For Rinko Jogo, wife of Kenji Goto
“Come to Me, all you who labor and are heavy-laden, and I will give you rest. Take My yoke upon you and learn from Me, for I am gentle and lowly in heart, and you will find rest for your souls. For My yoke is easy and My burden is light.”
The first time I saw the two Japanese prisoners being displayed in orange suits, I immediately connected with Kenji Goto. I recall a deep sense of knowing him, or that he was a close part of my family. That thought was followed by denial: I did not personally know anyone who lived in Japan, so I attempted to resume my daily routine.
Kenji just would not go away. I could neither empty my mind of him nor free my burdened heart of his face and his plight.
This perplexed me. I told my husband that I felt as if one of my closest family members had been captured, and I could do nothing to help. His dilemma held me captive, night and day.
He had gone back to help a friend Haruna Yukawa, after he vanished from public view and in doing so, had been captured himself. Later, both men were paraded for camera, taunts and video: humiliated for the world to see.
The only thing I could do was pray. I prayed for his release; to be free to return to his wife, Rinko Jogo and his family and friends in Japan.
But time dragged on. No agreement was reached for his release. His friend Haruna Yukawa, was beheaded. Now there was even more urgency for resolve. I felt I was suffering from anxiety, and there was no other reason I could think of than Kenji. It could have been nothing compared to what he was subjected to. Night and day, I prayed for him. Prayed for his well-being: his freedom: his safety.
Then he joined the growing list of persons beheaded. My anxiety stopped. I resigned myself to accepting that I just got carried away with the media hype. Nothing truly explained my emotional reaction to Kenji’s imprisonment and then death.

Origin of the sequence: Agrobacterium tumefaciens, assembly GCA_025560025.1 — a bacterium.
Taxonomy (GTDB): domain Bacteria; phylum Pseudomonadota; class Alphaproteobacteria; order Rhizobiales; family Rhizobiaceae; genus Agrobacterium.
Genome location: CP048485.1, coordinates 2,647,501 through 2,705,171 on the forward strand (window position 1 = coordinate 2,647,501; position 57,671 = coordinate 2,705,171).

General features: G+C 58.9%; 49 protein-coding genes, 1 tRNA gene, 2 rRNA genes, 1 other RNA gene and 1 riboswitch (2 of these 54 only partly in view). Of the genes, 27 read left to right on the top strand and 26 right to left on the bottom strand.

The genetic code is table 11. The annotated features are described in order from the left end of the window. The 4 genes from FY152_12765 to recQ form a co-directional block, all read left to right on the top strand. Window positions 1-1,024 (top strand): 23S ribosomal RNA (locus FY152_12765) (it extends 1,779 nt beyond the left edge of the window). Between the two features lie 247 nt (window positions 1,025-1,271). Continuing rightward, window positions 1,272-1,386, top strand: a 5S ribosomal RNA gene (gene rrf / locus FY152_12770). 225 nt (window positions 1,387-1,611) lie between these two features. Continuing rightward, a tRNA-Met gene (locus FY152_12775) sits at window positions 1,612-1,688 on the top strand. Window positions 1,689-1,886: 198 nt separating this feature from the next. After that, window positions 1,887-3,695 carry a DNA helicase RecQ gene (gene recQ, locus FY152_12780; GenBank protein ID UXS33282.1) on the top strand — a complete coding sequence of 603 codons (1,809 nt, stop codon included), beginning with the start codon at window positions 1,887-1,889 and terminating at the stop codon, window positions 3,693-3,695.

I began to research Kenji Goto. Read about him and his compassionate nature. His love of people and especially children. He was highly respected in his journalistic profession, and deeply loved and missed, by all who knew him.
Shortly after, I read that he was a Christian. Then I understood. I believe that Kenji had implored believers to pray for him. When all else fails, prayer covers all. God’s people felt his pain and knew that prayers were the best that we could do.
Towards his end, I had prayed that as his freedom seemed unlikely, that God would give him the strength needed to die with speed and dignity. I believe that is why he was so familiar to me. He was a part of my family. The family of God’s believers. I am convinced that thousands of Christians were praying for Kenji Goto, and even though our prayers were not answered in the manner we would have preferred; I truly believe that Kenji Goto was helped – emotionally – and died a hero. A man of great courage. A man of God.
Now we are left with only a memory, but Kenji is forever etched upon the hearts of those who loved him and those who, from afar, felt a kinship with him, and respect for him, despite never having met him. I now pray that Rinko Tojo can, and will, lean upon the same source of strength and comfort that upheld Kenji. I pray that you will pray that for her too.
Four years ago, in the Telegraph newspaper, words spoken by Kenji Goto have now taken on a new poignancy.
“Closing my eyes and holding still. It’s the end if I get mad or scream. It’s close to a prayer. Hate is not for humans. Judgment lies with God. That’s what I learned from my Arabic brothers and sisters.”
That tweet from Sept. 7, 2010, has been embraced by social media users as a fitting memorial to the 47-year-old freelance journalist.
I believe that is how Kenji ended his life on earth. He closed his eyes and remained calm, resigned to the fate before him. He showed immense courage and trusted in the peace and deliverance of the God he chose to have faith in. Now he is at peace. A perfect peace in the presence of the one true God. God, the giver of hope, mercy and love.
Love suffers long and is kind.
Love does not envy.
Love does not parade itself.
Love is not filled with self-importance.
Love does not seek its own way.
Love thinks no evil.